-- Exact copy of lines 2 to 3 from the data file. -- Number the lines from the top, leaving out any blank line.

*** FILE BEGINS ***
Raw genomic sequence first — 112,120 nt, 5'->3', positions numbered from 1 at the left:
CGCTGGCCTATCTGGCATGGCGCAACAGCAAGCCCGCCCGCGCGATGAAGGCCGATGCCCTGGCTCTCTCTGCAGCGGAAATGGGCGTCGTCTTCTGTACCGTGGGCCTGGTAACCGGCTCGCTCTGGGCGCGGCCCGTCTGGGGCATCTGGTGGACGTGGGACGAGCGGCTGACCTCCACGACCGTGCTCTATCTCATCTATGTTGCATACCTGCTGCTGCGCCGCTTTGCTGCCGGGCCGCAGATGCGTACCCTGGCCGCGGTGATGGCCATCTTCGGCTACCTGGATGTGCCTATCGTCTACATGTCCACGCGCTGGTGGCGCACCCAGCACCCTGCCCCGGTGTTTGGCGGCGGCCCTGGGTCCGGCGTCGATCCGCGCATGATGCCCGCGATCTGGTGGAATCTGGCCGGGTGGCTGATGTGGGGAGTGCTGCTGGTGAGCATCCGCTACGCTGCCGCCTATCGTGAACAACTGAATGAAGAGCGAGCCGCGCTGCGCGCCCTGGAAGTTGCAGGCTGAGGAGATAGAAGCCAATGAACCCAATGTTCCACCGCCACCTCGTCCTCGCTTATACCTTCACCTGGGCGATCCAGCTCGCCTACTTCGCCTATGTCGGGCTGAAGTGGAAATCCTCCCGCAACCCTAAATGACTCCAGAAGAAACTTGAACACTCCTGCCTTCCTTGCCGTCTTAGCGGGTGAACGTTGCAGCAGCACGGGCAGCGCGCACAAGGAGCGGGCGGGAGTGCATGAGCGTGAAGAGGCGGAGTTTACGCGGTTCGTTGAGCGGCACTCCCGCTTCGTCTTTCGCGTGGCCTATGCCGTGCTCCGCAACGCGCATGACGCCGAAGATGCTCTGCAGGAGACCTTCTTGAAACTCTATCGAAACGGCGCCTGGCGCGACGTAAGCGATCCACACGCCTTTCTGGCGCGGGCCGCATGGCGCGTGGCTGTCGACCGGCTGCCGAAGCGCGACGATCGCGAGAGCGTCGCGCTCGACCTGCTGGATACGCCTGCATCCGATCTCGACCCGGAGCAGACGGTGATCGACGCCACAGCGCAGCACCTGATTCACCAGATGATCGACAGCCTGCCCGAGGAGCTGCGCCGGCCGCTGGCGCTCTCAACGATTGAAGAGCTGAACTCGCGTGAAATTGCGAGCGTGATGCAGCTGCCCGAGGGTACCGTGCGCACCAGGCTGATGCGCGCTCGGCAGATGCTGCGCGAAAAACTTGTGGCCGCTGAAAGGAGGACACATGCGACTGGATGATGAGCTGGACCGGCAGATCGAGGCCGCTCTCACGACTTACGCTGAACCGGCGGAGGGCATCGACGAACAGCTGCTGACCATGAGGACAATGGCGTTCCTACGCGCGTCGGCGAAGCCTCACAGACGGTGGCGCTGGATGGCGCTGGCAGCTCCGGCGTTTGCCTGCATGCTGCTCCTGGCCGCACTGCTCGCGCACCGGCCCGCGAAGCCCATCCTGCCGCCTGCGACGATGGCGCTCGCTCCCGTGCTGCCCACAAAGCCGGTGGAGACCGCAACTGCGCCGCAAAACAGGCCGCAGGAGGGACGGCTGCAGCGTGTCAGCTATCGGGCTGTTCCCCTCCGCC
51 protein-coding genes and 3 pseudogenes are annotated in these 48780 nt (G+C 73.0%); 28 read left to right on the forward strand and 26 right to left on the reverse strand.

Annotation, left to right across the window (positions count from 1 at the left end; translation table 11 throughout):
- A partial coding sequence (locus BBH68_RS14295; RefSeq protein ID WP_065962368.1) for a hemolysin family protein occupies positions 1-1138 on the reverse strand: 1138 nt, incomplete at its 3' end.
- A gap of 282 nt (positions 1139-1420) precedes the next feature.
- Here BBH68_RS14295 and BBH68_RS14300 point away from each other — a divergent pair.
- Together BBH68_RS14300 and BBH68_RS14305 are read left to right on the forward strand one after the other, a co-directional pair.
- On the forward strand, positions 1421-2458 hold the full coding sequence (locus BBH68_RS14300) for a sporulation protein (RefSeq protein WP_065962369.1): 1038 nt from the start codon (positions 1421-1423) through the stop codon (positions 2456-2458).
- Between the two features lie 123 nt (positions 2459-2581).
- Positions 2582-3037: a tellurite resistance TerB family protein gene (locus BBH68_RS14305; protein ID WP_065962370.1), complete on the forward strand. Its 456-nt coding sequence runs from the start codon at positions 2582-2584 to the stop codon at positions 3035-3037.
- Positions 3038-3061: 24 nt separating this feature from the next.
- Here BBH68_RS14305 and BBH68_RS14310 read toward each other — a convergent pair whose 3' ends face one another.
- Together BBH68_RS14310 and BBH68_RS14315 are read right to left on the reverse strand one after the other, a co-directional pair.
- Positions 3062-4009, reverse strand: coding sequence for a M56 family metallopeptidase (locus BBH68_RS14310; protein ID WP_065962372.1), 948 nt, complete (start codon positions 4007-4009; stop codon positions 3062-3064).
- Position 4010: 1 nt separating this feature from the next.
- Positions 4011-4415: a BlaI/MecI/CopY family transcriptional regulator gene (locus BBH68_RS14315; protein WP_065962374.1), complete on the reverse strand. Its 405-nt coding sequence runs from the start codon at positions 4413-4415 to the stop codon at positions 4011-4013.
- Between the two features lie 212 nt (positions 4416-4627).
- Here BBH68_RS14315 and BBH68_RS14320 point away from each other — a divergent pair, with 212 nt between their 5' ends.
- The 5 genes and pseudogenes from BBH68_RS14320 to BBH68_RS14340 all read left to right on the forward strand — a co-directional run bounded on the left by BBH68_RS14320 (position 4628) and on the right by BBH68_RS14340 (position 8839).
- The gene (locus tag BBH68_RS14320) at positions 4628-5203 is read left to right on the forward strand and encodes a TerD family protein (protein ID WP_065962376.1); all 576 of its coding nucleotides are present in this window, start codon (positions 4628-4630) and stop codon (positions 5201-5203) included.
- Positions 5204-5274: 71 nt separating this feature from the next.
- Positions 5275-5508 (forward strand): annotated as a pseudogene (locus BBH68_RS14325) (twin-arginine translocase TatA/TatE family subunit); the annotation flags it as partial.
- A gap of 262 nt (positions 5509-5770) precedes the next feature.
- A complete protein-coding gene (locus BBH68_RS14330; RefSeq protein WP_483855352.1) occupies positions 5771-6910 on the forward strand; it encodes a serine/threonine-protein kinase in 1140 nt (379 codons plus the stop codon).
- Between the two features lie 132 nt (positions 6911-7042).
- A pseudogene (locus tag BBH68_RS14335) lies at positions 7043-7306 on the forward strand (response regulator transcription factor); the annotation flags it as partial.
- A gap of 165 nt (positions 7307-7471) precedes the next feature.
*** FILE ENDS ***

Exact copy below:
CGCTGGCCTATCTGGCATGGCGCAACAGCAAGCCCGCCCGCGCGATGAAGGCCGATGCCCTGGCTCTCTCTGCAGCGGAAATGGGCGTCGTCTTCTGTACCGTGGGCCTGGTAACCGGCTCGCTCTGGGCGCGGCCCGTCTGGGGCATCTGGTGGACGTGGGACGAGCGGCTGACCTCCACGACCGTGCTCTATCTCATCTATGTTGCATACCTGCTGCTGCGCCGCTTTGCTGCCGGGCCGCAGATGCGTACCCTGGCCGCGGTGATGGCCATCTTCGGCTACCTGGATGTGCCTATCGTCTACATGTCCACGCGCTGGTGGCGCACCCAGCACCCTGCCCCGGTGTTTGGCGGCGGCCCTGGGTCCGGCGTCGATCCGCGCATGATGCCCGCGATCTGGTGGAATCTGGCCGGGTGGCTGATGTGGGGAGTGCTGCTGGTGAGCATCCGCTACGCTGCCGCCTATCGTGAACAACTGAATGAAGAGCGAGCCGCGCTGCGCGCCCTGGAAGTTGCAGGCTGAGGAGATAGAAGCCAATGAACCCAATGTTCCACCGCCACCTCGTCCTCGCTTATACCTTCACCTGGGCGATCCAGCTCGCCTACTTCGCCTATGTCGGGCTGAAGTGGAAATCCTCCCGCAACCCTAAATGACTCCAGAAGAAACTTGAACACTCCTGCCTTCCTTGCCGTCTTAGCGGGTGAACGTTGCAGCAGCACGGGCAGCGCGCACAAGGAGCGGGCGGGAGTGCATGAGCGTGAAGAGGCGGAGTTTACGCGGTTCGTTGAGCGGCACTCCCGCTTCGTCTTTCGCGTGGCCTATGCCGTGCTCCGCAACGCGCATGACGCCGAAGATGCTCTGCAGGAGACCTTCTTGAAACTCTATCGAAACGGCGCCTGGCGCGACGTAAGCGATCCACACGCCTTTCTGGCGCGGGCCGCATGGCGCGTGGCTGTCGACCGGCTGCCGAAGCGCGACGATCGCGAGAGCGTCGCGCTCGACCTGCTGGATACGCCTGCATCCGATCTCGACCCGGAGCAGACGGTGATCGACGCCACAGCGCAGCACCTGATTCACCAGATGATCGACAGCCTGCCCGAGGAGCTGCGCCGGCCGCTGGCGCTCTCAACGATTGAAGAGCTGAACTCGCGTGAAATTGCGAGCGTGATGCAGCTGCCCGAGGGTACCGTGCGCACCAGGCTGATGCGCGCTCGGCAGATGCTGCGCGAAAAACTTGTGGCCGCTGAAAGGAGGACACATGCGACTGGATGATGAGCTGGACCGGCAGATCGAGGCCGCTCTCACGACTTACGCTGAACCGGCGGAGGGCATCGACGAACAGCTGCTGACCATGAGGACAATGGCGTTCCTACGCGCGTCGGCGAAGCCTCACAGACGGTGGCGCTGGATGGCGCTGGCAGCTCCGGCGTTTGCCTGCATGCTGCTCCTGGCCGCACTGCTCGCGCACCGGCCCGCGAAGCCCATCCTGCCGCCTGCGACGATGGCGCTCGCTCCCGTGCTGCCCACAAAGCCGGTGGAGACCGCAACTGCGCCGCAAAACAGGCCGCAGGAGGGACGGCTGCAGCGTGTCAGCTATCGGGCTGTTCCCCTCCGCC
51 protein-coding genes and 3 pseudogenes are annotated in these 48780 nt (G+C 73.0%); 28 read left to right on the forward strand and 26 right to left on the reverse strand.